Experimental brain implants in monkeys offer hope for vision restoration in blind people

Researchers developed implants with 1024 electrodes – conductors that carry electrical currents in and out of the brain – and implanted them in the visual cortex, the part of the brain that processes visual information, in two macaques.

By sending electrical signals to the brains of the monkeys, researchers created “phosphenes” – points of light that can be “seen” or perceived by the brain and used to create the illusion of shapes and objects.

Lead researcher Pieter Roelfsema told CNN that the team wanted to show that it was possible to induce “vision of objects” through direct electrical stimulation of the brain, and explained that the visual cortex has “a kind of visual map of space.”

“You can work with it like a matrix sign along the highway. If you stimulate or light multiple signs, you can see patterns,” he told CNN.

The monkeys performed a series of tasks and, using their artificial vision, were able to recognize shapes and “perceptions,” including lines, moving points and letters, researchers reported Friday in findings published in the journal Science.

Broader implications for vision restoration

The team believes that such technology could one day be used to simulate vision in blind people who have been able to see at some point in their lives.

Roelfsema told CNN that when people’s eyes stop functioning and they lose their vision, their cortex gets no input.

“Then what you do is bypass the defective eyes and put the images you normally see right into the visual cortex,” he said.

“When you stimulate with one electrode, you get one point of light. When you stimulate with a pattern of electrodes, you can create a pattern of these points, and from these patterns of points you can reproduce meaningful images,” he said, explaining that dots can be used to make letters of the alphabet.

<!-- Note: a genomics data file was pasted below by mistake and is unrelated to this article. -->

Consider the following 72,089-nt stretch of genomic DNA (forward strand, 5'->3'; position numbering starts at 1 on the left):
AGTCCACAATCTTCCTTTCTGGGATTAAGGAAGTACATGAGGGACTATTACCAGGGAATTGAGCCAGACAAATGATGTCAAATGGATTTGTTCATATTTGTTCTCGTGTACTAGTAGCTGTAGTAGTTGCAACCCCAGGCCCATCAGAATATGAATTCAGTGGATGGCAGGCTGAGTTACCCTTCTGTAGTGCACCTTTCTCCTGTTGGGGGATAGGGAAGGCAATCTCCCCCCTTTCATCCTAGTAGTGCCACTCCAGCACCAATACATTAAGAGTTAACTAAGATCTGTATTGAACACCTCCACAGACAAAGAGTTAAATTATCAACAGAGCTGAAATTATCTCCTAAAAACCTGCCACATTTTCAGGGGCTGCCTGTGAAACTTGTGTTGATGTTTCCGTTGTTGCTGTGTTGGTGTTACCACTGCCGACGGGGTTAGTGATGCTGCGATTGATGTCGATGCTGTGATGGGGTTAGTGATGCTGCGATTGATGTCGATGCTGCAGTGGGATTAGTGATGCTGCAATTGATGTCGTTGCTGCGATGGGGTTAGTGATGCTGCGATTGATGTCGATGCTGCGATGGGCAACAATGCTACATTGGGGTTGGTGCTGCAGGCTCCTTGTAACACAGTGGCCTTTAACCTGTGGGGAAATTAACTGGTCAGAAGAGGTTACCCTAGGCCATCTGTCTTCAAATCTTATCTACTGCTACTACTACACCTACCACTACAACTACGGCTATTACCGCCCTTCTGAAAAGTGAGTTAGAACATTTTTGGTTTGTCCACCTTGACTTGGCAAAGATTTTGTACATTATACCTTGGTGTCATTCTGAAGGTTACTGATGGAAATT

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In the future, Roelfsema said, someone could wear a camera on their glasses that could translate the images into electrical stimulation patterns for the brain, and send them to the electrodes.

“The electrodes would then activate the appropriate cells, and the person might be able to see a car passing by, or a person walking into the road. It will give rise to some form of vision,” he said, adding. that he hopes the technology will be ready for testing in humans by 2023.

Holy grail of research

Researchers around the world are looking to the cortex as a way to restore vision. This year, a team from Spain’s Miguel Hern√°ndez University revealed that they could use brain implants to temporarily restore seminal vision in blind patients.

“The ability to artificially impose patterns of neural activity similar to those in the brain is a holy grail of neuroprosthetic research,” said Tom Mrsic-Flogel, director of the Sainsbury Wellcome Center for Neural Circuits and Behavior at University College London. , to CNN via email. .

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Mrsic-Flogel, who was not involved in the study, told CNN that the Amsterdam team “demonstrates that non-human primates can respond to complex stimulation patterns in the visual cortex in a way that is comparable to viewing normal shapes.

“While we will never know what another animal perceives, it is tempting to speculate that electrical stimulation resulted in visual perception,” he said.

This transformative study adds to the growing body of evidence linking neural activity and sensation.

“Studies such as these will pave the way for brain implants that enhance brain function when it is compromised, such as when we lose peripheral vision or hearing,” he added.

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